Henderson (North Carolina, United States) (search for this): chapter 1.20
Unparalleled loss of Company F, 26th North Carolina Regiment, Pettigrew's Brigade, at Gettysburg. Went into action with three officers and eighty-eight enlisted men, and every one of them was either killed or wounded. Collierstown, Va., January 12, 1901. To the Editor of the Dispatch: Colonel William H. S. Burgwyn, of Henderson, N. C., has recently published in Gold Leaf of that Town an article, which will prove interesting to old Confederate soldiers. I forward a copy of said article to you for your Confederate column, if you will kindly give it space. I am sure its reproduction in your journal would greatly please the North Carolina readers of the Dispatch. Colonel Burgwyn has taken great pains in the preparation of the article. Very kindly yours, R. M. Tuttle. The following is the article in Gold Leaf: A gentleman who at all times manifests a deep interest in the achievements of North Carolinians, and especially the glorious deeds of North Caroli
North Carolina (North Carolina, United States) (search for this): chapter 1.20
derate column, if you will kindly give it space. I am sure its reproduction in your journal would greatly please the North Carolina readers of the Dispatch. Colonel Burgwyn has taken great pains in the preparation of the article. Very kindly yat all times manifests a deep interest in the achievements of North Carolinians, and especially the glorious deeds of North Carolina soldiers—than whom the world has never seen better—as illustrated on every battle-field from Bethel to Appomattox, ki. Hood, Orderly Sergeant, Company F, 26th Regiment North Carolina Troops, as follows: Company F, 26th Regiment, North Carolina Troops, went into the fight at Gettysburg, Pa., with eighty-eight answering to roll call on the morning of July 1, 18 of a shell. The following are the names of the killed, mortally wounded and wounded in Company F, 26th Regiment, North Carolina Troops, Pettigrew's Brigade, at the battle of Gettysburg, Pa., July I-3, 1863, as reported to the Richmond, Va., Enqu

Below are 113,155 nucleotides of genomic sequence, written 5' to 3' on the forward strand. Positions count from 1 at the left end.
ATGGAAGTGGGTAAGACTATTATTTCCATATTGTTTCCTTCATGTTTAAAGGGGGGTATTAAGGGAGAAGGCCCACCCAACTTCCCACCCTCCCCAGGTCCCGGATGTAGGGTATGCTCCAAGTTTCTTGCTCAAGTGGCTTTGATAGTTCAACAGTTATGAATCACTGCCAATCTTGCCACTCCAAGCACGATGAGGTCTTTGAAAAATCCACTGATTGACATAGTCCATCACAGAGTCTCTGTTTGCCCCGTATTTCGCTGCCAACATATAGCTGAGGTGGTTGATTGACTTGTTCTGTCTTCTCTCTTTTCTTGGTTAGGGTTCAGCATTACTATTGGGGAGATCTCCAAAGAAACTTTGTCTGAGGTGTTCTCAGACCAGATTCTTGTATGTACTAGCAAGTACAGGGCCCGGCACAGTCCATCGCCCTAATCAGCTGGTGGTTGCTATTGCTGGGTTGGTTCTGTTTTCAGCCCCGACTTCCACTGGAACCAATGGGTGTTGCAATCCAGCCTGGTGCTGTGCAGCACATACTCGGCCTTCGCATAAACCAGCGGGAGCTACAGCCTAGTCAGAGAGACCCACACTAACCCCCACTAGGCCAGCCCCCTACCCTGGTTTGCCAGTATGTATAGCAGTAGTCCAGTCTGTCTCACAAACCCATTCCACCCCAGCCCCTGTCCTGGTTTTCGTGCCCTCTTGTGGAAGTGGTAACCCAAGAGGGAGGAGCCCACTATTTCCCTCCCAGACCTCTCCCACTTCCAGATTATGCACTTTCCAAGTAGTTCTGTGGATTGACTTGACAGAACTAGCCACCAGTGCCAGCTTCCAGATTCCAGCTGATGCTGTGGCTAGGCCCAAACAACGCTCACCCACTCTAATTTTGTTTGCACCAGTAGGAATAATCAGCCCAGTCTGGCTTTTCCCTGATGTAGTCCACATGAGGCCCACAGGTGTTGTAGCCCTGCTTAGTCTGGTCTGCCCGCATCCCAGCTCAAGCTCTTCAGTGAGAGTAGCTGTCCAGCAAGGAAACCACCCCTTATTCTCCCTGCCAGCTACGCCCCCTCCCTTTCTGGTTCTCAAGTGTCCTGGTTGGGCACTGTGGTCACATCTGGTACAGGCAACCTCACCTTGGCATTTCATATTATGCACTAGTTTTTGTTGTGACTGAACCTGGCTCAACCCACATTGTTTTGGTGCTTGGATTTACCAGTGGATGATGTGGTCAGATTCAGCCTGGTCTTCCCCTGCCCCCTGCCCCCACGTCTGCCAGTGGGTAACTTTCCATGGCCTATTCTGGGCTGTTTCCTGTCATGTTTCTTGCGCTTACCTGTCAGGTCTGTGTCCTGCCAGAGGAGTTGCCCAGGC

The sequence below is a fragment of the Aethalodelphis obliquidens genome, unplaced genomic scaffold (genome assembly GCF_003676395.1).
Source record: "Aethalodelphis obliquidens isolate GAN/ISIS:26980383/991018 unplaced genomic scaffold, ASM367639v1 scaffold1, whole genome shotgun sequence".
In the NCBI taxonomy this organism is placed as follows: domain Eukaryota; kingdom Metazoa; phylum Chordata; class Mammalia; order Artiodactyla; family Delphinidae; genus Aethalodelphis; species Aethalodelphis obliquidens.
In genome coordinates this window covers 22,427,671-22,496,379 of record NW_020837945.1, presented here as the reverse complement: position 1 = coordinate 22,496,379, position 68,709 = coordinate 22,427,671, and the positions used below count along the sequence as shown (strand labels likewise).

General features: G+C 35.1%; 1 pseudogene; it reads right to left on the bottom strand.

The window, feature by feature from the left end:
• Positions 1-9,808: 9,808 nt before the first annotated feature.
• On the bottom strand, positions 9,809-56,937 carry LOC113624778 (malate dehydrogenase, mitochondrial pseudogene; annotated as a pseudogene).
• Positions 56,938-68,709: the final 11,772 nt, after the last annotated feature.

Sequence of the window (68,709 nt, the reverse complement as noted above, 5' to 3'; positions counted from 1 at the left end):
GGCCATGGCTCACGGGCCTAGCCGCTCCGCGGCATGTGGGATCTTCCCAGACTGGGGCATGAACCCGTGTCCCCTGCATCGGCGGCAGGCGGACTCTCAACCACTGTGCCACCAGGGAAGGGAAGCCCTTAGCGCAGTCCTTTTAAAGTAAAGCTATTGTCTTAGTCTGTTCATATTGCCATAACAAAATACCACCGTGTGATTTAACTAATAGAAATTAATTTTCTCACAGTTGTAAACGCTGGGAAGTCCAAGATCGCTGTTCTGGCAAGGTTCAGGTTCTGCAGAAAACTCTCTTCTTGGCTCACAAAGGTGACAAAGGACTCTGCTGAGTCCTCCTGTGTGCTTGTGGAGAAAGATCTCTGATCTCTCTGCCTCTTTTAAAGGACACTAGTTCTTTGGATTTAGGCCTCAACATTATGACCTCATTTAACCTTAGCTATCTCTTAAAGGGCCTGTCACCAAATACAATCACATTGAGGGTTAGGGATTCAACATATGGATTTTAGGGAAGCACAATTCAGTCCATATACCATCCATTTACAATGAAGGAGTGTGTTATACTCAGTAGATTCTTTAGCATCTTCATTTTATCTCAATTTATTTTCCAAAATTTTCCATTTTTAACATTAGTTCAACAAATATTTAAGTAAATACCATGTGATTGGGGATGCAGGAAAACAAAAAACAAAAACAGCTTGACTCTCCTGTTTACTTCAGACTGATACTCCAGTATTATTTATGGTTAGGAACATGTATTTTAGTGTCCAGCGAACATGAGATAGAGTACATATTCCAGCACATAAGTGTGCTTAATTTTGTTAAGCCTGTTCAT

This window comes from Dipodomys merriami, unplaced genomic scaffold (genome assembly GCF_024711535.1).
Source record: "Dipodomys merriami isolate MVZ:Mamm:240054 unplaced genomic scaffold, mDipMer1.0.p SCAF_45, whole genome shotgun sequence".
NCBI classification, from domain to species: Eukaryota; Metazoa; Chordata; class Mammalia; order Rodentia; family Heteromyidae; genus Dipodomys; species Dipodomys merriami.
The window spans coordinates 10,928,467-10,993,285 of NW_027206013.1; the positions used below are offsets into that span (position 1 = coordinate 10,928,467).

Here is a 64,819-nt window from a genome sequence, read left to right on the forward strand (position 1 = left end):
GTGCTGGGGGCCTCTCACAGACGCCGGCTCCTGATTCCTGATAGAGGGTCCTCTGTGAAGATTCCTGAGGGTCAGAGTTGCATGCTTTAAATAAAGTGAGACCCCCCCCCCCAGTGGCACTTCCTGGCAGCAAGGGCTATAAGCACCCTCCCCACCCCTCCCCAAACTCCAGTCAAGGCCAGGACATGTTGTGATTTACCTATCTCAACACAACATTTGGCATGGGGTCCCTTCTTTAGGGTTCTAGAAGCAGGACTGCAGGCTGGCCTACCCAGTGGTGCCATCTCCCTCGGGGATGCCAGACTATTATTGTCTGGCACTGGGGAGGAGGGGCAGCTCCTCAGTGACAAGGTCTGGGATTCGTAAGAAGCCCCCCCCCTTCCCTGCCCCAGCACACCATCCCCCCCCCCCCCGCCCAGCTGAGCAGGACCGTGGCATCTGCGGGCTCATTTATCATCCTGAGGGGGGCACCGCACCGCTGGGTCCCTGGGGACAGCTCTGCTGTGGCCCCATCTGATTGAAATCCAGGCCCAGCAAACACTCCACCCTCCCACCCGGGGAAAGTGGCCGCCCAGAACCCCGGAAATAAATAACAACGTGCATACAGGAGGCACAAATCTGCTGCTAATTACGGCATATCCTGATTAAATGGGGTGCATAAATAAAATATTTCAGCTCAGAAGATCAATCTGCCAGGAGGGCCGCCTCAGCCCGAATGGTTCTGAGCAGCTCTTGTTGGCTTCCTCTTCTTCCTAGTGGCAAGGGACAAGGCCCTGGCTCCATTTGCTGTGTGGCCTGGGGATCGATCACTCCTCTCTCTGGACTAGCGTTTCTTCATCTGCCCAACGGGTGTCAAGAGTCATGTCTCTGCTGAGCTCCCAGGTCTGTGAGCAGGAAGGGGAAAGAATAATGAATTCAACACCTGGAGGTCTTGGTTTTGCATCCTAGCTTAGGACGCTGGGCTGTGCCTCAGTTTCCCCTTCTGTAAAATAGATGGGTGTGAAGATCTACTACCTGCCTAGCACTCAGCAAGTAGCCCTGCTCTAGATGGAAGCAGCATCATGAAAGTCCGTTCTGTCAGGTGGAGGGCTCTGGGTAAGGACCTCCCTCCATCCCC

Pennsylvania (Pennsylvania, United States) (search for this): chapter 1.20
d were not in the fight on that day, and he took them into the fight the third day. On that day Tom Cozart, of Company F, carried the flag. Cozart fell (killed) with the colors just before reaching the stone fence. The others were killed or wounded, and that he, Hudspeth, was knocked down by the bursting of a shell. The following are the names of the killed, mortally wounded and wounded in Company F, 26th Regiment, North Carolina Troops, Pettigrew's Brigade, at the battle of Gettysburg, Pa., July I-3, 1863, as reported to the Richmond, Va., Enquirer or Examiner, soon after the battle, by the Captain R. M. Tuttle, as he lay wounded in the hospital in Richmond: We went into the battle July 1, 1863, with eighty-eight rank and file and three commissioned officers—the captain and two lieutenants —ninety-one in all. Every man was either killed or wounded, viz: Killed on the field. Lieutenant John B. Holloway. Pivates. Robert M. Braswell. I. H. Coffey. T. J. Cozart. J
1 2 3 4 5 6 ...